Chris's Freecell

Diana's Married Years
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That first kiss said it all, and in retrospect not all of it was good. On July 29, 1981 - shortly after 750 million television viewers watched and wept over their magnificent wedding at St.Paul's Cathedral - Charles, 32, and Diana, 20, appeared on the balcony at Buckingham Palace. The couple had not actually embraced in the church, and the crowds now chanted, "Kiss her, kiss her!" It was a bold request to make of a monarchy with such famously stiff lips, and it seemed to unnerve Charles. He shot a glance at his mother for the go-ahead. And he discussed the matter with his new wife. Lip readers claim the exchange ran as follows. Charles: "They are trying to get us to kiss." Diana: "I tried to ask you." Charles: "Well, how about it?" Diana: "Why ever not?" Then the prince and princess gently kissed, he in his naval best, she in a fantastic creation spun out of antique lace, 40 yards of silk taffeta and 100 yards of crinoline. Charles and Diana's wedding was the climax to this century's greatest Cinderella story, of course. But if you revisit photographs of that famous kiss - Diana is craning her neck toward her husband, Charles is awaiting her lips somewhat coolly - it seems sadly clear whose heart was fuller and who tried harder to make the fairy tale come true.

From the moment Diana appeared on the scene, she seemed the answer to the monarchy's - and Britain's - prayers. Charles's search for a wife had been extensive and painfully public: one woman was disqualified because she was devoted to her career, another because she was a Roman Catholic, another because she'd posed for Penthouse. The prince met Diana through her sister Lady Sarah, herself a onetime girlfriend. Diana immediately warmed Charle's bachelor heart. Early on, she had watched him play polo. Later, as they sat on a bale of hay, she told him she'd seen him at Lord Mountbatten's funeral: "You looked so sad when you walked up the aisle... My heart bled for you when I watched it. I thought, 'Its wrong, you're lonely, you should be with somebody to look after you'." But Diana was hardly a morose companion. Once, they met up at a weekend gathering at the royal estate of Sandringham. "She taught him how to tap-dance on the terrace." a family friend said at the time. "He thought she was adorable. Who wouldn't?"

England, both royal and loyal, quickly took to Diana. She seemed appropriately virginal and had impeccable bloodlines. She was also pretty and real - a kindergarten teacher who wore somple skirts and sweaters and blushed easily. Even the now famous photograph of Diana posing in a schoolyard with sunlight streaming through her diaphanous skirt was taken as further proff of her naiveté. As the Countess of Longford put it, "She's lovely, isn't she? Marvelous complexion, blue eyes, well-brushed hair." As Charles and Diana's relationship developed, the prince's new love proved she had not just surface beauty but inner mettle, greeting an already ravenous paparazzi with extraordinary grace at every turn. In truth, the teenager's equanimity in the face of the swarming photographers was hard won. At the time, she confided to a friend, "I am terrified of them. Everywhere I turn, they are there, poking their cameras at me, asking me questions, following me whenever I step outside. I don't know how I'm going to cope."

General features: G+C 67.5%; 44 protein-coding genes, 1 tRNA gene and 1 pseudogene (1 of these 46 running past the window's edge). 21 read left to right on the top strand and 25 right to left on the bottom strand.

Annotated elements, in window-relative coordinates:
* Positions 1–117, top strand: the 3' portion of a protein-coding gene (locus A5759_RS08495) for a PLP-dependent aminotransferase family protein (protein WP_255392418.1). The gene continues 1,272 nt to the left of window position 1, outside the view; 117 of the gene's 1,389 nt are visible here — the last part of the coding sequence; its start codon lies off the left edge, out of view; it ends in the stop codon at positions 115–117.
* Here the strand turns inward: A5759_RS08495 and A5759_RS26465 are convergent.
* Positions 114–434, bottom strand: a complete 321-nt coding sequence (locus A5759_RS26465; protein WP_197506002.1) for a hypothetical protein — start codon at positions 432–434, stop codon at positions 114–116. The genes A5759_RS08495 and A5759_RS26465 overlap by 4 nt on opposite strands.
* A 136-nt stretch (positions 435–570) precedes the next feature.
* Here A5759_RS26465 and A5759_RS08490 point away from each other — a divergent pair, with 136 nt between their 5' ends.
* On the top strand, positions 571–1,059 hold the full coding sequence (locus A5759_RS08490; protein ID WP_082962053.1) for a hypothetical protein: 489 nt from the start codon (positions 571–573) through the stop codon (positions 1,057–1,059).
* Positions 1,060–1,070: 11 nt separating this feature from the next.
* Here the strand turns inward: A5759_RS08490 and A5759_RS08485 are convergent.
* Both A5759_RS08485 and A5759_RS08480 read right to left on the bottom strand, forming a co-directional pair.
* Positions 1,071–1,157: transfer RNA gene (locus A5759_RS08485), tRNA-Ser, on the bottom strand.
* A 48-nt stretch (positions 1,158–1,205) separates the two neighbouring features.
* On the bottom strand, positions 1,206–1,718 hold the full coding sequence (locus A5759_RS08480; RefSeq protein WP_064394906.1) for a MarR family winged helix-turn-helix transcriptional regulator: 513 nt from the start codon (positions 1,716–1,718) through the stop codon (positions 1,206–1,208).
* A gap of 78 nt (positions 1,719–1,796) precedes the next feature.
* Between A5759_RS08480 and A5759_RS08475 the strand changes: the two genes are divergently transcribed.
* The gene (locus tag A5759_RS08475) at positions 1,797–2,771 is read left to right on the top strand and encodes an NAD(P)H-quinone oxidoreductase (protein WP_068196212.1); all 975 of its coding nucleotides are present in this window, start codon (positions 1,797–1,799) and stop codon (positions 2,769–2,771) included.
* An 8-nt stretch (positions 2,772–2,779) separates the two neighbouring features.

Charles and Diana's romance was a marked departure for the traditionally chilly royals. Early in 1981, Queen Elizabeth pushed Charles to propose or break off the affair altogether. He popped the question over a candelit dinner at Buckingham Palace. (Atmosphere always helps a guy's chances.) Charles told Diana she didn't have to answer right away - "I wanted to give her a chance to think it over, to think if it was all going to be too awful" - but later she told the press, "I never had any doubts about it." Once the engagement was announced, Charles was gleeful and self-deprecating. "I fell poitively delighted and frankly amazed that Di is prepared to take me on," he said. But when reporters asked if the couple were in love, he replied, troublingly, "Yes. Whatever 'in love' means." For her part, Diana said simply, "Of course." She also flashed her engagement ring - an oval sapphire surrounded by 14 diamonds - and announced, "With Prince Charles beside me I cannot go wrong."

Charles and Diana's July wedding was, among other things, a welcome diversion from England's worst economic decline in 50 years. The outpouring of love was as astonishing as the recent flood of grief has been. (Charles and Diana were already so popular that a poll showed that 73 percent of the British public favored the queen's immediate or eventual abdication.) The bride arrived at St. Paul's in a glass coach. She took the three-and-a-half minute walk down the aisle with a 25 foot silken train trailing behind her and confirmed her humanness by flubbing her vows ever so slightly, calling her future husband "Philip Charles Arthur George." By the time the congregation, two choirs and three orchestras launched into an exulant "God Save the Queen," all eyes were being dabbed and the 600,000 spectators choking London's streets were raising a cheer. The newlyweds left the cathedral in an open horse-drawn carriage. "No Hollywood production could match what I saw today," said actor Richard Burton.

It was, as the Archbishop of Canterbury said in his address at St. Paul's, "the stuff of which fairy tales are made." Years later, Diana revealed that by the eve of her wedding, she'd begun to have doubts. Still, she'd believed that her love for Charles would ultimately carry the day. "I had tremendous hopes in my heart," Diana said. And so did the watching world.

Diana - Princess of Wales - Front Page
A young Diana
After divorce
Diana's death
100 additional Diana pictures


Compiled by: Christine White
Contact me: tblw@global.co.za